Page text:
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Something I forgot: the map I have framed is the "deluxe" "cloth" version, "suitable for framing" which was sold rolled up in a tube. It appears this was an earlier version than the ones sold at the fair, and was never printed in an updated version. The one I have was airmailed from Time Life Books to Grand Rapids, MI, postmarked from Jamaica N.Y., October 27'65, for $0.78.

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There were several versions of the map. The one over my desk is like Wayne's no Lowenbrau, but it has the Mississippi River Showboat cruising around Bay Lake. I have others where those both have been changed, and a 1965 one with Churchill Center. I have the deluxe one on cloth in a tube as well for 1964; I don't know if I have seen a 1965 version.

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My map has Churchill, so it must be 1965. By the way, I corrected slide no. 6 (Pool of Industry area) to make it less greenish. Must have over-corrected and didn't pay attention to the results. I have 18 more slides to go, and because they are more demanding---and due to a recent strained back---progress will be slower than normal. Any dust spot larger than a hydrogen atom has always been fair game! I suspect half or more of the spots removed would not have been noticed anyway. If you see any spots or hairs in any of my slides, I'd be happy to edit them. I'm sure there are some hanging around, because infrequently I would lose my way moving across a magnified slide and take a wrong turn. Sometimes the blotch was so large I unconsciously thought it part of the scenery! Most of the time I caught these mistakes, but surely not all of them.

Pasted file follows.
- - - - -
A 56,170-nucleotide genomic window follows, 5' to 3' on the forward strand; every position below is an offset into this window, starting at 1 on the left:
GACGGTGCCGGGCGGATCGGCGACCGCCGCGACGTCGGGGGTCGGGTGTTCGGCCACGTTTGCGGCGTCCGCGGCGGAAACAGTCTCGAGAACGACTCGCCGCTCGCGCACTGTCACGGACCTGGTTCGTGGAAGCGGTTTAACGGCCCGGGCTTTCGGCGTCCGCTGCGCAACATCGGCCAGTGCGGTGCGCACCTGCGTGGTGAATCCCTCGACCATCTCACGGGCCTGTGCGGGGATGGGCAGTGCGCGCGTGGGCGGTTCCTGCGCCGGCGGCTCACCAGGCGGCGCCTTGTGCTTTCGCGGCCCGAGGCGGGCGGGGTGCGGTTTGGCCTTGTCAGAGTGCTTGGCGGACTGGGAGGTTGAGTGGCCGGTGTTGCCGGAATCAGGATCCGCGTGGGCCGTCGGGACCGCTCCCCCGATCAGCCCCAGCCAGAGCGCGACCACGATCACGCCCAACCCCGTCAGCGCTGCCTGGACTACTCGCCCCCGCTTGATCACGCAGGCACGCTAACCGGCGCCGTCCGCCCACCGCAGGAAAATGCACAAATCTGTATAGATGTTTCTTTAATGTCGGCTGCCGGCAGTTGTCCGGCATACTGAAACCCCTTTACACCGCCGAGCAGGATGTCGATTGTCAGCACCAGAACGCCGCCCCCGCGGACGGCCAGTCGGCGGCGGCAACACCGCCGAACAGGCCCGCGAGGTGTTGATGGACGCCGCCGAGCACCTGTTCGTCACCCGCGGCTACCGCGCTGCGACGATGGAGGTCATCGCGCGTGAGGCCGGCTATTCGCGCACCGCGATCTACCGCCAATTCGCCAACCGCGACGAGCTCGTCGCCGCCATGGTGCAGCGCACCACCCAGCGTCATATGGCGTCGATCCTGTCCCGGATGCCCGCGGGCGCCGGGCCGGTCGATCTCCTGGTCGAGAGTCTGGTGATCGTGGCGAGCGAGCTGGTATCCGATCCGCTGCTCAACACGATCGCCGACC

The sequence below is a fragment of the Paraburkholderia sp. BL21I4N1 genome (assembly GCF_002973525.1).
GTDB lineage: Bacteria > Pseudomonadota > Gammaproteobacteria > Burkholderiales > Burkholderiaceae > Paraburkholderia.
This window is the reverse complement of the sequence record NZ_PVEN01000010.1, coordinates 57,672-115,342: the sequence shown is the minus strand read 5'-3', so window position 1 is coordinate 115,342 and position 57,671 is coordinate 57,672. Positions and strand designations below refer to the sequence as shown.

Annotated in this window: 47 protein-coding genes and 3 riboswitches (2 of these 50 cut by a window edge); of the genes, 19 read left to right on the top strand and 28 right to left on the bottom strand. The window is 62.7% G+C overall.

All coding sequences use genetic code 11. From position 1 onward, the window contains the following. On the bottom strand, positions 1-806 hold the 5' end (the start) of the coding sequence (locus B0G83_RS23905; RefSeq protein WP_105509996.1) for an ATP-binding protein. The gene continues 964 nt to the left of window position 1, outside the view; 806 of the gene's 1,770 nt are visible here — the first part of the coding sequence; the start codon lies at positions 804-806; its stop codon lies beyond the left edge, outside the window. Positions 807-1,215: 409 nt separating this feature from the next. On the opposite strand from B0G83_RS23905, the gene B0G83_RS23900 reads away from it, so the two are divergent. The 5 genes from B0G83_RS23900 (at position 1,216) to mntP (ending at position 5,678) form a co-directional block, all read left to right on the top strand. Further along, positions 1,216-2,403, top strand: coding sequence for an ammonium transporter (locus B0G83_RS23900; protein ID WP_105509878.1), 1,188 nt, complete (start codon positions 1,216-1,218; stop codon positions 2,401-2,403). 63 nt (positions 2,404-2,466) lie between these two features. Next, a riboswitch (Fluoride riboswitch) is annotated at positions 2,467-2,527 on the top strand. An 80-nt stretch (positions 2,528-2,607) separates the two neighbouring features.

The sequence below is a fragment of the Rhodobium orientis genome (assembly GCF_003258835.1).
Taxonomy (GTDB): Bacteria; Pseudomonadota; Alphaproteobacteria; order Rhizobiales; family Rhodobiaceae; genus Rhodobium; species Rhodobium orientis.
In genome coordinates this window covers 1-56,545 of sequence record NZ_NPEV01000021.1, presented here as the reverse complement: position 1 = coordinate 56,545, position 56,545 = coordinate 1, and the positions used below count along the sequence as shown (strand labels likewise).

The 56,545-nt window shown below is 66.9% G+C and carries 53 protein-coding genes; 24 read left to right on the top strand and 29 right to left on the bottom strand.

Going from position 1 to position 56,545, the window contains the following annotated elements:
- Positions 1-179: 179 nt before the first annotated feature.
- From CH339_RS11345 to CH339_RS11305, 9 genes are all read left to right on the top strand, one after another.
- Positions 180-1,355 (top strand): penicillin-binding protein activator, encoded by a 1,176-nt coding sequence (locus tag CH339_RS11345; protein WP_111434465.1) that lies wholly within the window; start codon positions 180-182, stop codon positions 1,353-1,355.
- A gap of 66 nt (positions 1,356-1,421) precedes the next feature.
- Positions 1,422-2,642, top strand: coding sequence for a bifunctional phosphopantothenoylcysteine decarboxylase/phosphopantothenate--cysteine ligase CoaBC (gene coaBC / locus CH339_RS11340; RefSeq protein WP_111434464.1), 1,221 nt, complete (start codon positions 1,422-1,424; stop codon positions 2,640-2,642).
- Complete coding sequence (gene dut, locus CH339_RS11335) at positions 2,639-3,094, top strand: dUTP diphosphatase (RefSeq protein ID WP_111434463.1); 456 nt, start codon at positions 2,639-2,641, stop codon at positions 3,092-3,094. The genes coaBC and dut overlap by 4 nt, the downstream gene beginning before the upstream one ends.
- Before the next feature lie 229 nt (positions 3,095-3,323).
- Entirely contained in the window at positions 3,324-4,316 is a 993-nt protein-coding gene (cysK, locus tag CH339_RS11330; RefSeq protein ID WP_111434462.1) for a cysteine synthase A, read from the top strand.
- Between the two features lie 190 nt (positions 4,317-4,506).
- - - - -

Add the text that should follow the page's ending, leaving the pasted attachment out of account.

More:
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On 10/14/2017 at 10:00 AM, Randy Treadway said:

...By the way, the 1964 and 1965 World's Fair Map that Ralph has been sharing, was a production of the renowned team led by Hermann Bollmann.

Read more about Bollmann here:

https://www.geographicus.com/P/AntiqueMap/NewYorkGuide-bollmann-1963

That's an amazingly over-the-top rhapsody for a map, but it also is informative about the unique techniques of expanding the spaces between buildings so that they don't obscure each other. When you re-examine the map with this in mind, you can see that the horizontal dimensions of the buildings are shrunk compared to the plot they occupy, but it is done so skilfully that it still gives a correct impression.

On 10/14/2017 at 1:52 PM, Bill Cotter said:

There were several versions of the map. The one over my desk is like Wayne's no Lowenbrau, but it has the Mississippi River Showboat cruising around Bay Lake. I have others where those both have been changed, and a 1965 one with Churchill Center. I have the deluxe one on cloth in a tube as well for 1964; I don't know if I have seen a 1965 version.

I wonder if the cloth ones were run on a different press with incompatible plates? The fact that mine was sold in October '65 would indicate that they had not run out of original stock, so had no incentive to reprint. My cloth map also has the Mississippi showboat.